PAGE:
A Hairy Tale

Pet Tales
by Barry B. Burtis D.V.M.


What better says Golden Retriever than its thick, full, golden haircoat? What would a Persian cat be without long, flowing locks of hair? Would you even recognize a Dalmatian without that distinctive black and white hair coat colour? Yes, indeed, there's no doubt many breeds of dogs and cats are defined by the distinctive hair that covers their body.


Not much wonder then, is it, that pet owners are often very distressed if that hair starts to go missing. The condition is called alopecia and it can affect any breed of cat or dog. Even though male pattern baldness commonly affects human members in a family, if baldness is noticed in a pet, it's a reason to visit the veterinarian. It may be a primary problem, the result of trouble affecting the skin or hair follicles only. However, it may be secondary, caused by disease or disorders in other parts of the body.


One of the first questions the owner of a balding pet will be asked is whether it's itchy. Impress your veterinarian by answering that you have or have not noticed any pruritus (the medical term for itchiness) when they ask. It is an important clue in sorting out why hair is missing. If a dog is pruritic there's usually no danger of an owner not knowing. It will be scratching it's skin mostly using a rear paw but front feet may be used around the head, face or neck. They often rub against anything available seeking relief from irritated skin. It may be another matter with cats. An itchy cat offers more proof that cats are not just small dogs. Cats may scratch their face, ears or neck but in other parts of their body they are more likely to respond by excessively grooming or licking the area. They also can be very secretive as to when they do this. They may do it at times when even the most observant owner will not see them. 


It will also be important to look carefully at every part of the pet's body to determine exactly where the hair may be thinning or gone. The pattern of the baldness on the pet's body can also be helpful in finding the cause of the hair loss. If the pattern of hair loss is equally distributed on either side of an imaginary line drawn along the centre of the pet's body from the tip of its nose to the tip of the tail, it's said to be bilaterally symmetrical. This distribution of alopecia is often associated with hormone imbalances. At the same time, it may be significant whether the bald spots occur primarily at the front end of the body, the head and ears or the legs, the underside or the main trunk of the body. It's important to note whether the hairs are actually gone from a bald area or simply shortened and broken off, just where they erupt from the skin.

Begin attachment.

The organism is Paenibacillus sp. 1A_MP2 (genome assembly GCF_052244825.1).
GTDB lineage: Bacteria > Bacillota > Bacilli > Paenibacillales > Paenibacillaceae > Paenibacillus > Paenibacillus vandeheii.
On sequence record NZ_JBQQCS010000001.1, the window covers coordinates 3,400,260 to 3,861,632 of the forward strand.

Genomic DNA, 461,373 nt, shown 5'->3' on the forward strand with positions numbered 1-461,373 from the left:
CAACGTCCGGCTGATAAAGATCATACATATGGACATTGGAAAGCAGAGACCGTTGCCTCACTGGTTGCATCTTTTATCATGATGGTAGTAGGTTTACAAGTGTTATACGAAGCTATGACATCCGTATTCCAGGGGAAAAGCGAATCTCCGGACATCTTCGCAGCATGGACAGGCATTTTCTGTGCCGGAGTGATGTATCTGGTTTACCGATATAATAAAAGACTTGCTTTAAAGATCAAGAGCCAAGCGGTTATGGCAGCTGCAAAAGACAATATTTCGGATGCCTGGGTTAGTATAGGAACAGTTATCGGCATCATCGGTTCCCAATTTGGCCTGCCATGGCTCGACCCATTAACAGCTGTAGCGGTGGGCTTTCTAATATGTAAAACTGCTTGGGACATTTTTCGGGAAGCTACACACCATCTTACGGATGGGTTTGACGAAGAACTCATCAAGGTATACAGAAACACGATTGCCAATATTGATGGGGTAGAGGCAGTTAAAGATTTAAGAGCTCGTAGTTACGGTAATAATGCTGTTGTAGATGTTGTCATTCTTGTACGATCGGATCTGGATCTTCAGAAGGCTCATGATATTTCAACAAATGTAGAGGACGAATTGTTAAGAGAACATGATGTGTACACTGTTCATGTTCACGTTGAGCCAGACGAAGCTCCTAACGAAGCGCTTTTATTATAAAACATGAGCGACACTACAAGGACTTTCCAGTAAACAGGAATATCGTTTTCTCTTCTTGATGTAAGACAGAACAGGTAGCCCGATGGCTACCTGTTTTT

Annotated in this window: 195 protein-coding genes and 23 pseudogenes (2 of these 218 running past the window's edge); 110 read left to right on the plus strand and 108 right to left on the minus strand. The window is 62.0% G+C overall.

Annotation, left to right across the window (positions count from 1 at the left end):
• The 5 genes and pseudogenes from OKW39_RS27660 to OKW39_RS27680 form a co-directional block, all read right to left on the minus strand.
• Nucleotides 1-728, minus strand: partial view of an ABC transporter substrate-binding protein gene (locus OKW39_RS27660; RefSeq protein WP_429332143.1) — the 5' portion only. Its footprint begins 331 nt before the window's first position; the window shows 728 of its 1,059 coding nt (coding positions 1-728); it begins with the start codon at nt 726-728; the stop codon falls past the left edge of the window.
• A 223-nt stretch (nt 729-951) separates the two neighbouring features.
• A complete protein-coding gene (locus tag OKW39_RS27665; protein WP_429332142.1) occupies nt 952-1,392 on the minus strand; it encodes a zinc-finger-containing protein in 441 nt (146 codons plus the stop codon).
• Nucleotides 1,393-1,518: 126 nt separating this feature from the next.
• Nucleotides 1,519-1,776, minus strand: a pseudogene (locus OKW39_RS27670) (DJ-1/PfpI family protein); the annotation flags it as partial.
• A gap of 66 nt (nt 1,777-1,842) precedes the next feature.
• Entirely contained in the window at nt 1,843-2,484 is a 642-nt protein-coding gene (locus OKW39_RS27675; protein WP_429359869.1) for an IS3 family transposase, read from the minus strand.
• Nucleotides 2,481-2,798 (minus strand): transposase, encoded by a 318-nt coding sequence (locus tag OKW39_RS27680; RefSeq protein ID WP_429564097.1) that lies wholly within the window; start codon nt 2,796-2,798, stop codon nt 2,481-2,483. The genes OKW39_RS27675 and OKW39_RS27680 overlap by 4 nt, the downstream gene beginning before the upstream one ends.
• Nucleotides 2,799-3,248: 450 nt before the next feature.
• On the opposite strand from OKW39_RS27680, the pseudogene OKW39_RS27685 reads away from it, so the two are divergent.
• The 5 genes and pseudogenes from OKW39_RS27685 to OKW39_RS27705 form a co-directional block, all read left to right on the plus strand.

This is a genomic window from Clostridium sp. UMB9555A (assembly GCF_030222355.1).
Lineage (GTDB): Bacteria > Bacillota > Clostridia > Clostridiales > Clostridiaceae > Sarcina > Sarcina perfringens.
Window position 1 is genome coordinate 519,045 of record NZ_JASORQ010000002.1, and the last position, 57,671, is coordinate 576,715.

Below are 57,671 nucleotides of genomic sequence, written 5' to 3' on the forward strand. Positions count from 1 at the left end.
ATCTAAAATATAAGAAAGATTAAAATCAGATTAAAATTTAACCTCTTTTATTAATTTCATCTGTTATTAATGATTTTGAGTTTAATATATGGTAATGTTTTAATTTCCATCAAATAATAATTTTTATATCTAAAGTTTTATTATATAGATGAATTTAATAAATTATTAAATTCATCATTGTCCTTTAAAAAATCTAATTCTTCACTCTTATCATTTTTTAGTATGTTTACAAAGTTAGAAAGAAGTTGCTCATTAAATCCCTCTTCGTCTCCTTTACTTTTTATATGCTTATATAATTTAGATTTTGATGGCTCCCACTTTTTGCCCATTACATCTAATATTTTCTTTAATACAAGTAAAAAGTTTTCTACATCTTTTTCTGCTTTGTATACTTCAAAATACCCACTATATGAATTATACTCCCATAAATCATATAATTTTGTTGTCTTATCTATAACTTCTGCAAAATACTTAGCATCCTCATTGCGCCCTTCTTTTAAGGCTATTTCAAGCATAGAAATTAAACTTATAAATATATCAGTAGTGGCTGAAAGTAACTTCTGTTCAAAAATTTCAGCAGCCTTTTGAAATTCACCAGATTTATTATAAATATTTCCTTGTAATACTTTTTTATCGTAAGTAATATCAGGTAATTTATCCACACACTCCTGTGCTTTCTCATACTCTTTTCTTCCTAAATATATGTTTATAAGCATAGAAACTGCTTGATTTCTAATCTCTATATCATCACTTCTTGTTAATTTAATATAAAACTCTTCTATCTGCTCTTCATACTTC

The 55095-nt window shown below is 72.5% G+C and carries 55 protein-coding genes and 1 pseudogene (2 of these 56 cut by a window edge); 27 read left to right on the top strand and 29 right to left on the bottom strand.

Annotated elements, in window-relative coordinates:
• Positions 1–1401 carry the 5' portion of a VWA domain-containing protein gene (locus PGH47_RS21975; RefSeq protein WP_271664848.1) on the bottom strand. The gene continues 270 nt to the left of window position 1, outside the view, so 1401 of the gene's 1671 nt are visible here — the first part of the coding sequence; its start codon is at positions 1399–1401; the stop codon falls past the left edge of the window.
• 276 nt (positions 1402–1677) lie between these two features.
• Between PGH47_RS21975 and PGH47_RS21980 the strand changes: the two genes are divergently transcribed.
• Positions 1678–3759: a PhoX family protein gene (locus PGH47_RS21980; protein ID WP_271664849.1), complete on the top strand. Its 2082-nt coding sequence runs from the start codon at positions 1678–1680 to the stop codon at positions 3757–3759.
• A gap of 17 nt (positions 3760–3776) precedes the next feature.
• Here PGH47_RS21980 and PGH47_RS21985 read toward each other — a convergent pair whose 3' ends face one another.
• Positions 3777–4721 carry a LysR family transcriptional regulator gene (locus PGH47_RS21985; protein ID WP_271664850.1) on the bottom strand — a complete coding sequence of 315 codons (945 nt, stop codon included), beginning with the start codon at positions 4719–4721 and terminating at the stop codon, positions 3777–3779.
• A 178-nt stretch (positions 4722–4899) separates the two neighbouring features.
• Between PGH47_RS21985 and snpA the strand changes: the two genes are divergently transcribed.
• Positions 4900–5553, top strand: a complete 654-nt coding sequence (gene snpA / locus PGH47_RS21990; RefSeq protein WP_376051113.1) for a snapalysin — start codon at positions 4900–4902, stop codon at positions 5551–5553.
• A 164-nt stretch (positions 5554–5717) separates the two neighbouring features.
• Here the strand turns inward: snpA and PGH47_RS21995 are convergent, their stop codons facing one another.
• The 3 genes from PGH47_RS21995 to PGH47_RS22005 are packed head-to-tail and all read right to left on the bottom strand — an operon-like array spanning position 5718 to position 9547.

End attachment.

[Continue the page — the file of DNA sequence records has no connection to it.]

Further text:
It will likely be necessary to do some testing of the affected pet, in addition to the physical exam, to diagnose an exact cause of alopecia. Routine blood and urine tests can be very important in evaluating the pet's general health and well-being. An itchy pet will need to have skin scrapings microscopically examined to check if parasites too tiny to see with the naked eye are causing the problem. Thyroid or adrenal gland tests will need to be considered if hormone imbalances are suspected. Allergy tests, bacterial and fungal cultures of the skin and skin biopsies may be necessary.

Unfortunately, hair transplants are unlikely to be offered as treatment for bald pets but a host of other options exist. Medications, shampoos and parasite control can help for certain pruritic disorders. Allergy management will assist if that is the cause. Replacement therapies offer some of the most successful alopecia treatments for pets whose problem is caused by hormonal deficiencies. In some cases, you will just be advised to purchase a good sweater or coat to protect a hairless pet against the cold. Next time some specific causes of alopecia in our pets will be discussed. Barry Burtis is a local veterinarian. Past Pet Tales columns can be found at www.baycitiesanimalhospital.ca